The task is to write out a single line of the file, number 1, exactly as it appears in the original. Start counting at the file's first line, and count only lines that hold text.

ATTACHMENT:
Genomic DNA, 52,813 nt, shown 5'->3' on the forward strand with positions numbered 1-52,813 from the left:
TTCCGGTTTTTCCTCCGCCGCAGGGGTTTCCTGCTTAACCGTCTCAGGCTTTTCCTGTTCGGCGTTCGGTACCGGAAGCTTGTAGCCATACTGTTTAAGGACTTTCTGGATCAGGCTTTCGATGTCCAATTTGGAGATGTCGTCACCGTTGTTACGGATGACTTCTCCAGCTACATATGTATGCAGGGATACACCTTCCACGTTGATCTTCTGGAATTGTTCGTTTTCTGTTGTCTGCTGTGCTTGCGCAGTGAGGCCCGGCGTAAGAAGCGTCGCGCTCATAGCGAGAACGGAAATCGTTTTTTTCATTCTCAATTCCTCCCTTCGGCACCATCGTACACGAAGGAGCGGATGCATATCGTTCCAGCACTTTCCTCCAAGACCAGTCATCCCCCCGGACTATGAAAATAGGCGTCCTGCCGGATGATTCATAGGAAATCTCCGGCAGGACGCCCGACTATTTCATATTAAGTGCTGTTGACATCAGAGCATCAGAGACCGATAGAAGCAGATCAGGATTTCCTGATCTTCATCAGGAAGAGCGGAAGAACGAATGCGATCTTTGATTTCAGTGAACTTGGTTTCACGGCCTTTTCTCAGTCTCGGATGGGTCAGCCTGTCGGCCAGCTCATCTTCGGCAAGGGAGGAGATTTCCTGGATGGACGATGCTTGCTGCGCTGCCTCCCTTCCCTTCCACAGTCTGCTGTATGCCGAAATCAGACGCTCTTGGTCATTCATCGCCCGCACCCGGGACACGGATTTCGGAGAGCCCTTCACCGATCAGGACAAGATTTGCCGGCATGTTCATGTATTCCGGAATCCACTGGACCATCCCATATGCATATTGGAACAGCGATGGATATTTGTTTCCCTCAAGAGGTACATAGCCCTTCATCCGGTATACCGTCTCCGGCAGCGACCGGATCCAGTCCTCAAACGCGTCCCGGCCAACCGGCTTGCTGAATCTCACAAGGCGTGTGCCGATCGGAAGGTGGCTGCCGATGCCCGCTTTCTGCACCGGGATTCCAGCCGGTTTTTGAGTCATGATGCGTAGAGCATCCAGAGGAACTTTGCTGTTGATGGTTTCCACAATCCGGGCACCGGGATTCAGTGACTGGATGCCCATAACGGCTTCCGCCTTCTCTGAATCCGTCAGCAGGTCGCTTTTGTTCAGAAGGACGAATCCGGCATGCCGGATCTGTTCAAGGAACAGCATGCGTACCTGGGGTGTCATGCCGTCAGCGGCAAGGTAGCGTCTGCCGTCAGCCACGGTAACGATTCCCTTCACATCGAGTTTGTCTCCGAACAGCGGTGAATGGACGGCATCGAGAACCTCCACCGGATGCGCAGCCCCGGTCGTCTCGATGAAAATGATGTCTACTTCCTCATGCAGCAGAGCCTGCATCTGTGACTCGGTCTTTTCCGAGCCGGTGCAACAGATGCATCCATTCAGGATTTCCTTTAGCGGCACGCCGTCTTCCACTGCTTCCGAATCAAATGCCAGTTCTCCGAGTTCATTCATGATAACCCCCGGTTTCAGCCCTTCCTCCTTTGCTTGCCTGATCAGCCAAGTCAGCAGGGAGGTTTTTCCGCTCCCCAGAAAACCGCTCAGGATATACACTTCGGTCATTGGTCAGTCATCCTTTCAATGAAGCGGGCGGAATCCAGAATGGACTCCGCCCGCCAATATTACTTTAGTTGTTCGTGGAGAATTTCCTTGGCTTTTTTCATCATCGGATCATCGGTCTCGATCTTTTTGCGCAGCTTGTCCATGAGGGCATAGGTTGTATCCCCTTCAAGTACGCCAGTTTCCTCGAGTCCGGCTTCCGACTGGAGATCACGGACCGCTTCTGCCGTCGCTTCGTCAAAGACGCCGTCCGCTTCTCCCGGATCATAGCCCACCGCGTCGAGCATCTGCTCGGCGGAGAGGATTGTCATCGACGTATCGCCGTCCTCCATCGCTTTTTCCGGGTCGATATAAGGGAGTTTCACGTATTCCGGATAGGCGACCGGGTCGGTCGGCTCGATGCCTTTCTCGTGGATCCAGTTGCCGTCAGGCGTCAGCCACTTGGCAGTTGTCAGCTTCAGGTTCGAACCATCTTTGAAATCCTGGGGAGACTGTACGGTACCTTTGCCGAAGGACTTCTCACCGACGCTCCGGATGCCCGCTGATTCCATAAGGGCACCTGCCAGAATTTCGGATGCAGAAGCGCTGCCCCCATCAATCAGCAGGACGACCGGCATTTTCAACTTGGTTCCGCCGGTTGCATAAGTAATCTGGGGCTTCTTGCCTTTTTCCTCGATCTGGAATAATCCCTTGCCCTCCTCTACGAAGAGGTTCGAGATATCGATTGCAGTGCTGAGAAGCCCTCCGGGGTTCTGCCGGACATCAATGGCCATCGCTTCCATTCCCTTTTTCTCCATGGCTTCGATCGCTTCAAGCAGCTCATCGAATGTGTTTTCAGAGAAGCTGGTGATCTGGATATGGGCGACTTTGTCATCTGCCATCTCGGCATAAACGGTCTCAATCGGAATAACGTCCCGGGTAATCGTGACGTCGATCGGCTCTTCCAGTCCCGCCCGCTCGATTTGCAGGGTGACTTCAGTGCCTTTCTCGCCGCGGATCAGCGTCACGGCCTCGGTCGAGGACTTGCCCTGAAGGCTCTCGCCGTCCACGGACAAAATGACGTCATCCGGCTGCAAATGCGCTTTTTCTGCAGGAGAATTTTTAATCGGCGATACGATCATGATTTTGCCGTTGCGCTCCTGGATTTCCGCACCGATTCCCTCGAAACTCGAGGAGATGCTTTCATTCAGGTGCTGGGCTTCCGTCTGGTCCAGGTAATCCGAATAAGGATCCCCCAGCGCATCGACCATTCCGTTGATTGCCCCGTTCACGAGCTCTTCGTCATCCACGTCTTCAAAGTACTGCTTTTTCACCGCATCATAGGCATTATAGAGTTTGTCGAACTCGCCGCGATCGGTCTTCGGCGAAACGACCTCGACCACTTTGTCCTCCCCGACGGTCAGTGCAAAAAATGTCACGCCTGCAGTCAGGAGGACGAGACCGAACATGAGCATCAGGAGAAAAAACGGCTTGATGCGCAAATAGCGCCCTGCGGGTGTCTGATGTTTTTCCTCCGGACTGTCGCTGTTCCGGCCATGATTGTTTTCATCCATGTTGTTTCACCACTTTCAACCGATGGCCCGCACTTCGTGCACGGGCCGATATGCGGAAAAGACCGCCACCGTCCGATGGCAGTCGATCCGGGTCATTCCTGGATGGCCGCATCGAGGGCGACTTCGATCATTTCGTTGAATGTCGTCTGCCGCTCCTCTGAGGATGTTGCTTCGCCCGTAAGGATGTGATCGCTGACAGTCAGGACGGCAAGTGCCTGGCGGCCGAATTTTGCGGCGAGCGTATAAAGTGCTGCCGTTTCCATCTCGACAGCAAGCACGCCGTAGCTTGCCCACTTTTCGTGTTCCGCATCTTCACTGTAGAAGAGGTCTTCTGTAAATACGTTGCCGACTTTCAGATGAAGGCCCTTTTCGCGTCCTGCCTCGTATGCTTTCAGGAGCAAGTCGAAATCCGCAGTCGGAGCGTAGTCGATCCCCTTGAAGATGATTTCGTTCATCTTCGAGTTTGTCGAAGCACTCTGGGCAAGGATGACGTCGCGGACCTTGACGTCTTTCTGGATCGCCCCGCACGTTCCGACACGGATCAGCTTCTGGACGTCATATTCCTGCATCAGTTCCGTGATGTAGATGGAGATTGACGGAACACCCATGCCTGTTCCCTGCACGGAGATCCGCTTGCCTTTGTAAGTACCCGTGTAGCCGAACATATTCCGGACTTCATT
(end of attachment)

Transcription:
Genomic DNA, 52,813 nt, shown 5'->3' on the forward strand with positions numbered 1-52,813 from the left: